Saturday, 30 March 2013

Windmill dog / all-day Easter gig at Brixton Windmill

This big creature was keenly overseeing the free barbecue at The Windmill in Brixton yesterday!

Good to go to an afternoon-into-evening gig on a Good Friday. It was much too cold to be having a barbecue, but on arrival we managed to eat vegetarian burgers and salads in the freezing outdoor garden - my friend with gloves on! There were about three terrifyingly large dargs on the roof as we ate, plus we got unwanted conversation from someone with a musical Noddy doll, which made for an unsettling start.

It was excellent to see Viv Albertine once again, though. Small wonder that she is playing somewhere as compact as this. She was greeted like a legend, by many, rightly, though. Her songs and lyrics are so off-kilter, funny, clever, political, great. She said she had arrived feeling grumpy, and had multiple technical problems - including us witnessing her getting electric shocks on her mouth so bad, she resorted to putting what looked like a sock over her mic. But her smile was as sunny as this Easter day in April should have been. She was inspiring and entertaining to watch, really reaffirmed my faith in things. I must definitely buy some of her albums at next financial opportunity.

Interestingly, I bought some old music magazines on a market recently - one of which was an edition of Q from late last year. Inside, there was a mock image of a cover of Q with Viv Albertine on the cover, saying if the magazine had been around in the late 70s, that's how it would've looked. Hello, Q! Viv Albertine is very much alive, performing, and kicking - so what's your excuse ?

(Above photo of Viv Albertine from the Strummerville event I went to a few years ago as didn't get to take any photos at the Windmill gig).

EDIT: Since I wrote this post, it's been announced that Viv Albertine has written an autobiography! This will be utterly superb, and I cannot wait. We need many more female rock musician biographies, there are not so many.

Tuesday, 19 March 2013

Two of my favourite openings to songs are -

'Bless my cotton socks, I'm in the news'


'I wrote a poem on a dog biscuit - but your dog refused to look at it'

Just perfect!

(from Reward by The Teardrop Explodes, and The 4th of July by Galaxie 500)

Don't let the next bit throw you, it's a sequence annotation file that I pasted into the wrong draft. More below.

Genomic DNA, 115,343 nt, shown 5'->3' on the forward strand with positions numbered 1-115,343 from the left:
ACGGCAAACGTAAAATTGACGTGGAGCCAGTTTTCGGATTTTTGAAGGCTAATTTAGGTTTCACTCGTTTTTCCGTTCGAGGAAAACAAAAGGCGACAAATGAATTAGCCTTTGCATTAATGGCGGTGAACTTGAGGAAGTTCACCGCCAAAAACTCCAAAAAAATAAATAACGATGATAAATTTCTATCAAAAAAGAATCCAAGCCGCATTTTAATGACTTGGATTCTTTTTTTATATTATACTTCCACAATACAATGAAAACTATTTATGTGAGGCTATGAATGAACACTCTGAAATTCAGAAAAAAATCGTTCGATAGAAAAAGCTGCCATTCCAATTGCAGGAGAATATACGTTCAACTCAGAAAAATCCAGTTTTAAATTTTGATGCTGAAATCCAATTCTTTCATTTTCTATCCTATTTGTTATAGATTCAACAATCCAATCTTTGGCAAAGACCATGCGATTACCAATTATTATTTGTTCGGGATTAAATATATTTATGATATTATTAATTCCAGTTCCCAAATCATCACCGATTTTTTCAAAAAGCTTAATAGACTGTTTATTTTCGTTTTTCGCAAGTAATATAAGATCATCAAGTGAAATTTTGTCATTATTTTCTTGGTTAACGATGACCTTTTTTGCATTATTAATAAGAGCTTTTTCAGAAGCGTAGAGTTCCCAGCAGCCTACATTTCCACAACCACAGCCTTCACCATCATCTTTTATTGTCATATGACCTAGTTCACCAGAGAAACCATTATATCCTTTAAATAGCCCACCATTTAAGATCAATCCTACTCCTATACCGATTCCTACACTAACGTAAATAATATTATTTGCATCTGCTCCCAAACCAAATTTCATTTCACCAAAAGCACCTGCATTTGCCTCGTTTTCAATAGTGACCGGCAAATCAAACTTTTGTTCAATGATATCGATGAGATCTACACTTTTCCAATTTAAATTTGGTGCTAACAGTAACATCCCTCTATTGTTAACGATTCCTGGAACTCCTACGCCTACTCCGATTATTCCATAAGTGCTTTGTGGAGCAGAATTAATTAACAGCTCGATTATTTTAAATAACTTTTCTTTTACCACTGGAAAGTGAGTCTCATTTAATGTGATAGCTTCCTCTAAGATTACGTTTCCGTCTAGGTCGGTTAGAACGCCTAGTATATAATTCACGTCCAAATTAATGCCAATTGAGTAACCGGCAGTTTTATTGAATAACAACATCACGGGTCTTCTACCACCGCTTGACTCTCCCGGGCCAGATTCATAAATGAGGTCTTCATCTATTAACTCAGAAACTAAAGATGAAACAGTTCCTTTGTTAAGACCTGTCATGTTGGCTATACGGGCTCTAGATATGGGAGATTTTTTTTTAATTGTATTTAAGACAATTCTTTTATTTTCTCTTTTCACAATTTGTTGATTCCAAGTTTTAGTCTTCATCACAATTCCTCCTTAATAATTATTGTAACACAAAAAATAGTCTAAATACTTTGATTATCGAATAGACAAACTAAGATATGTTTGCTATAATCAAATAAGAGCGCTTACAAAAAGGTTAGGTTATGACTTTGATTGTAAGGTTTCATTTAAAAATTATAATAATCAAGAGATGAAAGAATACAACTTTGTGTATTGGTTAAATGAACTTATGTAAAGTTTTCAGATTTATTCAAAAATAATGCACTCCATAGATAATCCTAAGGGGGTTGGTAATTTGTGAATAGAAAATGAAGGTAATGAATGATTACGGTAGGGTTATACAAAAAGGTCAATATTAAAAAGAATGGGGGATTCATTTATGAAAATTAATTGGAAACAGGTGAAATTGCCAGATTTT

Monday, 11 March 2013

There are few gigs I genuinely can/want to go to nowadays, so it's really sad to find that one I have already bought tickets for (British Sea Power) clashes with another I was so passionate about going to - A Hawk and a Hacksaw ! I double checked the dates, and am so deflated. They seldom play live in this country, as they're from Albuquerque (even though they make eastern european sounds, and for ages I thought they were so obviously from Russia). I have seen them live once, years ago, and it was a sort of crazed accordion-led/boozed up hoe-down. Oh well, I shall have to buy all those albums of theirs that I never got onto pursuing, instead.

Speaking of gig venues, I am still sorely disappointed at news that The Bull and Gate in Kentish Town, one of the last sticky-floored indie hide-aways of my youth, is going to not only become one of those horrible dining rooms where you can't feasibly sit and have a pint; but it will also lose its music venue. The music venue that has broken many a tiny band (including Coldplay, if you must!), or quite simply just been a vital little platform for indie rock bands in their infancy for years and years.

I shall be going to as many gigs there as I can before it closes in May, but before that, I went to the pub as soon as I possibly could after hearing the news, for pints. So many memories, gigs, pints. It's a pub I have always felt glad to see standing in its same old ways whenever in Kentish Town - because it's a pub and venue that seemed to continue to defy stupid gastropub fads and any kind of large, ugly, corporate branded enterntainment format or trended style. It was a good old pub, a good old venue.

Immediately on being served at the bar the other week, I found myself having a really decent chat with the landlord about what had happened. He said the place had been up for sale for a few years, and how not one person from the music industry had come forward with an offer to take it over. How shameful.

But he did bear the good news that the pub would have to retain its decor and architecture, because it is Grade II listed. So there is a sliver of hope. Because the pub's history and the place as a building is so important too. Opposite The Bull and Gate, you have a glassy estate agents (probably a big part of the change in the area, catering for/aiming at new sorts of people), and a really soulless looking glassy eating place (I forget its name), plus The Assembly Rooms seem to have lost the feel of a relaxed pub and are now more like swish dining rooms themselves.

I despise gentrification. I will always love history and character. I would always rather a bit of paint peeling and a touch of scruff to show a place has been lived in/enjoyed, than permanently pristine/new looking places that are essentially only for the wealthy. Poorer people need pubs too! Pubs should welcome anyone, but when The Bull and Gate becomes a gastro pub many people will be alienated or simply no longer welcome. Club Fandango (Fierce Panda Record lable's clubnight) will move on, but this is still such a huge loss to the indie music world.

And what of the Grade II listed pub's side-sign that boasts the word VENUE?